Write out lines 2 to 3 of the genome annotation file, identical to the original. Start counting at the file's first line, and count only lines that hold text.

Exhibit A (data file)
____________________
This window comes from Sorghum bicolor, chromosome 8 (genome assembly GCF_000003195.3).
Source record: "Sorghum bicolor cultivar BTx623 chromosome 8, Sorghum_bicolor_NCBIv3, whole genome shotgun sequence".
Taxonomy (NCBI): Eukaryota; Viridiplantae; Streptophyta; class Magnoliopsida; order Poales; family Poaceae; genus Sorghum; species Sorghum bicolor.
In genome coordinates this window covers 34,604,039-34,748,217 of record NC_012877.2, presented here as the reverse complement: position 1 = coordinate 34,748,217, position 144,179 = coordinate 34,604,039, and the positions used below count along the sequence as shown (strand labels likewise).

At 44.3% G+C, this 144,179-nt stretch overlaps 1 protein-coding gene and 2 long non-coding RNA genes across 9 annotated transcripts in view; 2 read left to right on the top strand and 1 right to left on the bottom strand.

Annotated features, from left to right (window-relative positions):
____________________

Source record: "Sorghum bicolor cultivar BTx623 chromosome 8, Sorghum_bicolor_NCBIv3, whole genome shotgun sequence".
Taxonomy (NCBI): Eukaryota; Viridiplantae; Streptophyta; class Magnoliopsida; order Poales; family Poaceae; genus Sorghum; species Sorghum bicolor.